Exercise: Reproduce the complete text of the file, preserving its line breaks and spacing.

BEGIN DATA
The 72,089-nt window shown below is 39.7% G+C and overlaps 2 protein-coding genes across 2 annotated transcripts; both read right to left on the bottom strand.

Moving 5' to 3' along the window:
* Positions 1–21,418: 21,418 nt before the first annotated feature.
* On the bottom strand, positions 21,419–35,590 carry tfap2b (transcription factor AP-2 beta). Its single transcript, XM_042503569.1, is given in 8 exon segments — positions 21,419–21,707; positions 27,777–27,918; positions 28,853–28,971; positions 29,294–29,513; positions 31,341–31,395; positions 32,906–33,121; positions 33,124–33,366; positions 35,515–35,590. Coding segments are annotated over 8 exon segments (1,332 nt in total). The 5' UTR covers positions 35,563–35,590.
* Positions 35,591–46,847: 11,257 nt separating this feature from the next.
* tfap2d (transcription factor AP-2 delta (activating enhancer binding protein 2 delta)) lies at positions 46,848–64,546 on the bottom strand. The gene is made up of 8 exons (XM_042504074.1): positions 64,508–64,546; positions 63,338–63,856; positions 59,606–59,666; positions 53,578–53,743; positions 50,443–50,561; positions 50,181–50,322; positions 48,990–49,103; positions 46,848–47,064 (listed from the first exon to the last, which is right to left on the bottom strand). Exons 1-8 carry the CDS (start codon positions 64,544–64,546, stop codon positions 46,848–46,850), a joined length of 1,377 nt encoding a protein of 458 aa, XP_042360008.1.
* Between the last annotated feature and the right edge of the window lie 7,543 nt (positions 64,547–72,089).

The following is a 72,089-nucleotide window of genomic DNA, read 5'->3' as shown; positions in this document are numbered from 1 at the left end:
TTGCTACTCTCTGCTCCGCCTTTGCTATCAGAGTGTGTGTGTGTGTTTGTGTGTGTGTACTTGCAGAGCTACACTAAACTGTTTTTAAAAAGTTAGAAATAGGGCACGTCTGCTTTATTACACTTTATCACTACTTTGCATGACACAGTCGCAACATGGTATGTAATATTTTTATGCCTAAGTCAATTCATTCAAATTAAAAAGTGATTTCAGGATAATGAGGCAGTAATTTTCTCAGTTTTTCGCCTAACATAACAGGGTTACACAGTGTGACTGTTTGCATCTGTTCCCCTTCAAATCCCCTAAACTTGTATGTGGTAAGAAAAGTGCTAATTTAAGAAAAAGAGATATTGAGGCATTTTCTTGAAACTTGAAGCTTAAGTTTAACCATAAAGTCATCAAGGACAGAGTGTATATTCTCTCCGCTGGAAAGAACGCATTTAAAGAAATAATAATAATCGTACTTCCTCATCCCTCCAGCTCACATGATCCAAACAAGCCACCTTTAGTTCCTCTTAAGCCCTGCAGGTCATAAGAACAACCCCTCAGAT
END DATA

The 72,089-nt window shown below is 39.7% G+C and overlaps 2 protein-coding genes across 2 annotated transcripts; both read right to left on the bottom strand.

Moving 5' to 3' along the window:
* Positions 1–21,418: 21,418 nt before the first annotated feature.
* On the bottom strand, positions 21,419–35,590 carry tfap2b (transcription factor AP-2 beta). Its single transcript, XM_042503569.1, is given in 8 exon segments — positions 21,419–21,707; positions 27,777–27,918; positions 28,853–28,971; positions 29,294–29,513; positions 31,341–31,395; positions 32,906–33,121; positions 33,124–33,366; positions 35,515–35,590. Coding segments are annotated over 8 exon segments (1,332 nt in total). The 5' UTR covers positions 35,563–35,590.
* Positions 35,591–46,847: 11,257 nt separating this feature from the next.
* tfap2d (transcription factor AP-2 delta (activating enhancer binding protein 2 delta)) lies at positions 46,848–64,546 on the bottom strand. The gene is made up of 8 exons (XM_042504074.1): positions 64,508–64,546; positions 63,338–63,856; positions 59,606–59,666; positions 53,578–53,743; positions 50,443–50,561; positions 50,181–50,322; positions 48,990–49,103; positions 46,848–47,064 (listed from the first exon to the last, which is right to left on the bottom strand). Exons 1-8 carry the CDS (start codon positions 64,544–64,546, stop codon positions 46,848–46,850), a joined length of 1,377 nt encoding a protein of 458 aa, XP_042360008.1.
* Between the last annotated feature and the right edge of the window lie 7,543 nt (positions 64,547–72,089).

The following is a 72,089-nucleotide window of genomic DNA, read 5'->3' as shown; positions in this document are numbered from 1 at the left end:
TTGCTACTCTCTGCTCCGCCTTTGCTATCAGAGTGTGTGTGTGTGTTTGTGTGTGTGTACTTGCAGAGCTACACTAAACTGTTTTTAAAAAGTTAGAAATAGGGCACGTCTGCTTTATTACACTTTATCACTACTTTGCATGACACAGTCGCAACATGGTATGTAATATTTTTATGCCTAAGTCAATTCATTCAAATTAAAAAGTGATTTCAGGATAATGAGGCAGTAATTTTCTCAGTTTTTCGCCTAACATAACAGGGTTACACAGTGTGACTGTTTGCATCTGTTCCCCTTCAAATCCCCTAAACTTGTATGTGGTAAGAAAAGTGCTAATTTAAGAAAAAGAGATATTGAGGCATTTTCTTGAAACTTGAAGCTTAAGTTTAACCATAAAGTCATCAAGGACAGAGTGTATATTCTCTCCGCTGGAAAGAACGCATTTAAAGAAATAATAATAATCGTACTTCCTCATCCCTCCAGCTCACATGATCCAAACAAGCCACCTTTAGTTCCTCTTAAGCCCTGCAGGTCATAAGAACAACCCCTCAGAT